Celtic's £25m benchmark and what it means for intensifying summer reports
In football, virtually every player has a price.
It’s a reality that Celtic fans have become had to become accustomed to over the last decade, as selling key stars for a profit became an essential part of the club’s business model during the 2010s.
Southampton alone spent the best part of £40 million recruiting Fraser Forster, Virgil van Dijk, Victor Wanyama and Stuart Armstrong over the years from Paradise, as the lack of consistent Champions League football was compensated for with the windfall from player sales.
The latest Celtic player to be tipped to join the list of former stars in the Premier League is Josip Juranovic, following links with Atletico Madrid earlier in the window, the Croatian was linked yesterday with Chelsea and Manchester United.
Any fee north of £10m would represent remarkable business given the paltry reported £2.5m that Celtic paid Legia Warsaw for the 26-year-old just a year ago for the Croatia international, who has excelled in green and white. Despite this, only a transfer rivalling that of the £25m Arsenal shelled out for Kieran Tierney in 2019 [BBC] should move the Scottish Champions to sell him this window.
Juranovic is an essential cog of Ange Postecoglou’s Celtic machine. His aptitude for the inverted full-back role, reading of the game and 1 vs 1 defending were all key to Celtic’s success last season, as the club’s protracted recruitment process to replace Jeremie Frimpong eventually bore fruit.
With his contract running until 2026, Celtic are in an exceptionally strong negotiating position, and guaranteed Champions League group stage football puts the club in no financial obligation to sell this summer. With the season underway, there’s even less incentive to allow a key first-team player to leave, with little time to replace them before the Champions League commences proper next month.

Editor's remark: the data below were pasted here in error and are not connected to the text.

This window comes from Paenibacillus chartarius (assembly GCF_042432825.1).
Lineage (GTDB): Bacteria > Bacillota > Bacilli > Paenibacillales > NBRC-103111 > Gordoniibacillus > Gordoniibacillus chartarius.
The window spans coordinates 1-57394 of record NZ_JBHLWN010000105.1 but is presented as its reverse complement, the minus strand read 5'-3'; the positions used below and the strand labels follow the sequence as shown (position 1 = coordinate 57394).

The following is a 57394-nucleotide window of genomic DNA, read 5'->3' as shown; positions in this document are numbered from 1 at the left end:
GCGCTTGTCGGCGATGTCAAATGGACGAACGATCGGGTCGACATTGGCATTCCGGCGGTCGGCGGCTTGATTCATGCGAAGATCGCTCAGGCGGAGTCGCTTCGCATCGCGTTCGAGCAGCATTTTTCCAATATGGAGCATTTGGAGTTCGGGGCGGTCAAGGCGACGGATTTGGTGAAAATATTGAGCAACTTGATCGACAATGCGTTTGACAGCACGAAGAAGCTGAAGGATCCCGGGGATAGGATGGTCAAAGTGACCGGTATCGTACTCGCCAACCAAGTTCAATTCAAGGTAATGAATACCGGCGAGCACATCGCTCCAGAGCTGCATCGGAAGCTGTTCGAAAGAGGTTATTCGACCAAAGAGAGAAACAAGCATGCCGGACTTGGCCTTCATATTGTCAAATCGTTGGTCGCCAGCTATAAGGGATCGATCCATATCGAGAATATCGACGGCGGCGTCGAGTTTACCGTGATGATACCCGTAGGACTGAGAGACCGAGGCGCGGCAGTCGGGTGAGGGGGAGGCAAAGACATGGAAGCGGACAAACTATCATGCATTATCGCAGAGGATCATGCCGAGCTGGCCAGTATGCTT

Whether Juranovic would even wish to leave is another question, a potential transfer could jeopardise guaranteed Champions League football and his place in Croatia’s starting eleven for the upcoming Qatar World Cup.
However, the draw of the Premier League will always be one that Celtic will have to contend with, and should the club not have already began to scout a replacement, it’s a process that it would be wise to start sooner rather than later.
Additionally, the £20m soft-cap that the Celtic board consider as their spending for a single window that the Athletic recently reported is unlikely to change, regardless of the fee that Juranovic was sold for. Whilst signing players for less than their predecessor sells for is smart business, a potential Juranovic replacement would likely be identified for a similar fee that Celtic paid to Legia, and it’s difficult to imagine that a bargain transfer for an international, tournament-experienced defender could be secured for a second summer running.
Even from a business perspective, holding out for an exorbitant fee for Juranovic could prove savvy, as even just a middling showing in the Champions League and/or the World Cup could yet bolster the Croat’s value – strong performances could see it multiply.
Whilst the club would be wise to plan for his eventual departure, for now, Celtic should hold firm on their prized defender.